BeHereNow
 
  1  
Reply Sat 18 Jan, 2014 03:49 am
It seems there is some misinformation about Florida drug testing of welfare applicants.
Estimated taxpayer savings from drug related denials for the first quarter was $1.8 Million, not what I would call a failure.
Please use the hyperlinks to the sources I quote below.
keep in mind that the only ones allowed to be tested (by law) are those applying for cash assistance, so they have NO income.
No income, but test dirty for drugs.
They wouldn't be using their money for drugs, it would be our money.
~ ~
"Welfare drug testing" refers only to TANF parents of TANF children (TANF = cash assistance), it is not an entitlement program.
It violates federal law to drug test for food stamps, Medicaid, WIC, other welfare programs.
The case of Florida is often cited by liberals, (with much misinformation) and a fine example of what occurs with current federal laws.
~ ~ ~

Beginning in July 2011, Florida began requiring adults who were otherwise eligible for welfare cash assistance to submit a negative drug test before receiving benefits. Since the program has been in effect for a full quarter, this report looks at the state’s experience during these first three months, and updates projections of the law’s likely fiscal impact during the first full year of operation. The program is currently subject to a lawsuit in federal court filed by the ACLU of Florida challenging the constitutionality of this requirement, which is explicitly allowed by federal law.
FIRST QUARTER RESULTS
• 48% drop in cash assistance approvals since drug test requirement
The impact of drug testing for welfare cash assistance is having a dramatic impact on approvals for cash assistance. Approvals for September 2011 (for cash assistance applicants for eligible adults subject to the drug testing requirement) were 62 percent lower than September 2010 and 48 percent lower than in June 2011, the month before the drug testing requirement took effect.
This reduction is exclusive to cash assistance. Food Stamps and Medicaid approvals are consistent with levels seen throughout 2010 and to date in 2011.
~
In the first quarter, 7,028 applicants completed the drug test and tested negative for drug use, completing their eligibility requirements for welfare cash assistance. Of these 7,028 approved applicants, only 2,163 adults (from 1,971 families) requested and received reimbursement for their drug testing fees. That means just 28 percent of approved applicants have requested and received reimbursement in the first quarter. Average reimbursement per adult is $26.78 with a total of $57,920.95 in testing fees reimbursed.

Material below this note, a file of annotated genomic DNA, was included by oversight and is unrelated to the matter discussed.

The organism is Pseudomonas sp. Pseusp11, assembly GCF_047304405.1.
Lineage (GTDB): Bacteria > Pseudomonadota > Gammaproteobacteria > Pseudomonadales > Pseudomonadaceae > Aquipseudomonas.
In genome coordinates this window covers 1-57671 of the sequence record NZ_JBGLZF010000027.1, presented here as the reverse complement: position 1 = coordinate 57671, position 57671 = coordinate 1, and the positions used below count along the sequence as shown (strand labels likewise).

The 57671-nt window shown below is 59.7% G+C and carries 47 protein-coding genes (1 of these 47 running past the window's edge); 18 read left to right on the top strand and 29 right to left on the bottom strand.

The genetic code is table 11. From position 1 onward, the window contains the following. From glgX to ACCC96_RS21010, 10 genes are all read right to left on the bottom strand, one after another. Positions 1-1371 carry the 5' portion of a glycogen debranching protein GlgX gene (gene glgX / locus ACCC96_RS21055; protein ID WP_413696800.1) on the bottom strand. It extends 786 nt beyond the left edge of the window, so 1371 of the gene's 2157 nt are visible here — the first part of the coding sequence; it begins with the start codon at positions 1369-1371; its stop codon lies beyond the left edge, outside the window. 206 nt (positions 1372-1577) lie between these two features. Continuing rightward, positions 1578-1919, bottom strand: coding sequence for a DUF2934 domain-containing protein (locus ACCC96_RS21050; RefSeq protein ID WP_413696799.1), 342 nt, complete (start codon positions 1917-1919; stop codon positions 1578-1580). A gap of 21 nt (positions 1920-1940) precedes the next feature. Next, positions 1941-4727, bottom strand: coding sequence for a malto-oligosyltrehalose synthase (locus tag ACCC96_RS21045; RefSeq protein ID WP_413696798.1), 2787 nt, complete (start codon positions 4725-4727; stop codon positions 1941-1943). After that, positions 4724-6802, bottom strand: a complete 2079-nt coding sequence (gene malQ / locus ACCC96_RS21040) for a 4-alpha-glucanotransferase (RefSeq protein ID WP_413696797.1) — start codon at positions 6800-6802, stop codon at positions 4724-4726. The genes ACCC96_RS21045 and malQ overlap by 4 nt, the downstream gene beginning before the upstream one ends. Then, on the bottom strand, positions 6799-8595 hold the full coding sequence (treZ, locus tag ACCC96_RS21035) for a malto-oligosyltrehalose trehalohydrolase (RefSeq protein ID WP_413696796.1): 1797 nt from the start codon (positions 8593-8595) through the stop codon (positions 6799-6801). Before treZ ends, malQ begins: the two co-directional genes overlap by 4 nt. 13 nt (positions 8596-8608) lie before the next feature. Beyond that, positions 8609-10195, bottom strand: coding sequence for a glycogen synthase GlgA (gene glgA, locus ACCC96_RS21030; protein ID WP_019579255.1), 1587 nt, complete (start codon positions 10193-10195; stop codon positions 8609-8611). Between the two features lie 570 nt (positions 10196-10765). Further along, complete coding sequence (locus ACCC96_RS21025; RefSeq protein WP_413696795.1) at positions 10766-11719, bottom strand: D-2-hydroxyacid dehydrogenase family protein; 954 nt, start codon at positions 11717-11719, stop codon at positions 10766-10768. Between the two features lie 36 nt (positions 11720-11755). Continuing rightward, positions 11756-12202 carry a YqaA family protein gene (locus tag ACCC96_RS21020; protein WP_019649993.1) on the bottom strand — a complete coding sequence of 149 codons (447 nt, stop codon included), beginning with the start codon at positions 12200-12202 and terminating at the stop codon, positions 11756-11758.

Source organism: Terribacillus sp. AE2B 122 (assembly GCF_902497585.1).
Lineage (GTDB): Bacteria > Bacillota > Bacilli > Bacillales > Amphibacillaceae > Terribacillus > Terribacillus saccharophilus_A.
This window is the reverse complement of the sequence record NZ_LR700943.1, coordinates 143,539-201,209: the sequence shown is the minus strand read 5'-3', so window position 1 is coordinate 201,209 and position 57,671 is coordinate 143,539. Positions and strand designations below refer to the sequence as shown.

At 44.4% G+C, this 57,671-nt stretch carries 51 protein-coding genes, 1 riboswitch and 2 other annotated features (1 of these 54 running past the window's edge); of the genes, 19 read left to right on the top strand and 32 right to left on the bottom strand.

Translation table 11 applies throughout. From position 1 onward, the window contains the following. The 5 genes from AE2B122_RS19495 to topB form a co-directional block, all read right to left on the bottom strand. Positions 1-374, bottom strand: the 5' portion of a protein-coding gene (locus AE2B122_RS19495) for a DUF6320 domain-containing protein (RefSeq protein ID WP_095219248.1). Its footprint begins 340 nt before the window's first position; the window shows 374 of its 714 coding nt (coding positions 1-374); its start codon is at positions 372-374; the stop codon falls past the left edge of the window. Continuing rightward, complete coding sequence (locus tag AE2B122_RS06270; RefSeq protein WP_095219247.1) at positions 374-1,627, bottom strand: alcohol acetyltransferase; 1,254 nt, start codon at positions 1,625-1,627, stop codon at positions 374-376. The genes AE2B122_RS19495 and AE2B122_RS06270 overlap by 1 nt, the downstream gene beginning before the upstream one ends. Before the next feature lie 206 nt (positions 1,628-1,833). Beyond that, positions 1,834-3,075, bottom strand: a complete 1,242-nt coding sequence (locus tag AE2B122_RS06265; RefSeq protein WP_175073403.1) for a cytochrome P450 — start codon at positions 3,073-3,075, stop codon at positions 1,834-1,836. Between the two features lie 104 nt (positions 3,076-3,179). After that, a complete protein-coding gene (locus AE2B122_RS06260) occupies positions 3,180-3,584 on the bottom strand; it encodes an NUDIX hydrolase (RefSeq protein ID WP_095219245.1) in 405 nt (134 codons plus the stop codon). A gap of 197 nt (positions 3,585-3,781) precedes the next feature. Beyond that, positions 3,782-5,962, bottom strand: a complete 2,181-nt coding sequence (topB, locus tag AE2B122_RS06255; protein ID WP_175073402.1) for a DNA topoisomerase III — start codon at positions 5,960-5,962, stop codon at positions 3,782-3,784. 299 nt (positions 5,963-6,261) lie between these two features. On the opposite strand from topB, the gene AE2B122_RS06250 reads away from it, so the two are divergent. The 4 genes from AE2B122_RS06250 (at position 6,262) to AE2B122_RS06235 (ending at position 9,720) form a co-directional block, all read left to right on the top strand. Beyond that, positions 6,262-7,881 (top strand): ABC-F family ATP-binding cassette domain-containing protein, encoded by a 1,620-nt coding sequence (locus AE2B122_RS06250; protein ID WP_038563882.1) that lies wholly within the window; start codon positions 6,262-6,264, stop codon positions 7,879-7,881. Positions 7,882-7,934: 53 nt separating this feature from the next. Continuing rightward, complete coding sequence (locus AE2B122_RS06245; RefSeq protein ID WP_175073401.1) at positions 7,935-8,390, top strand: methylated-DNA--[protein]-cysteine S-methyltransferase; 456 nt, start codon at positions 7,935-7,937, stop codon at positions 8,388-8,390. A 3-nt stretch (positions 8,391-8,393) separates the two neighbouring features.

http://www.floridafga.org/2011/10/floridas-drug-test-law-for-welfare-cash-assistance-first-quarter-facts-2/

~ ~ ~
"In the last line they (newspapers) do admit that there are about 800 and some people who refuse to take the drug test," he said, "which tells me if you add 'em all together there's 1,000 people out there on drugs. Nine out of ten of them are smart enough not to take the drug test."
~
Who started their application but didn’t take the test: Kreegel said 800 or so people walked away before taking the drug test. The department reported a number nearly three times as high -- 2,306.
We asked the department if it had any way to know why people didn’t take the test.
"There is no way to determine why someone did not take the test," said Joe Follick, DCF spokesman. "We did not have the capacity or legal authority to survey each applicant's decision-making process."
http://www.politifact.com/florida/statements/2012/feb/28/paige-kreegel/about-800-people-refused-get-drug-screening-becaus/

~ ~
In May 2011, the Florida Legislature passed and Governor Rick Scott signed into law HB 353 requiring applicants for Temporary Cash Assistance (TCA, Florida’s TANF program) to have a negative drug test before receiving cash benefits. Federal welfare reform legislation signed by President Clinton in 1996 specifically allows states such discretion. Florida’s DCF implemented the drug testing requirement on July 1, 2011. On September 7, 2011, the American Civil Liberties Union of Florida announced a lawsuit challenging the constitutionality of the new law.

Drug Testing Process
Not all cash assistance applicants are required to get a drug test. According to Department of Children and Families (DCF) officials, agency specialists perform an initial screening to determine if an applicant is otherwise eligible before requiring a drug test. This is important as typically 37,400 applicants for TCA are processed monthly, but only about 7,000 (19 percent) are determined eligible and given cash assistance.
http://www.floridafga.org/2011/09/the-impact-of-florida-new-drug-test-requirement-for-welfare-cash-assistance/
0 Replies
 
panzade
 
  1  
Reply Sat 18 Jan, 2014 06:03 am
@Baldimo,
Good catch!
0 Replies
 
BeHereNow
 
  1  
Reply Sun 19 Jan, 2014 07:18 am
When I compare the racial demographics of my caseload to my county, the minorities are UNDER represented.
This is not typical of all caseloads, but it is for mine.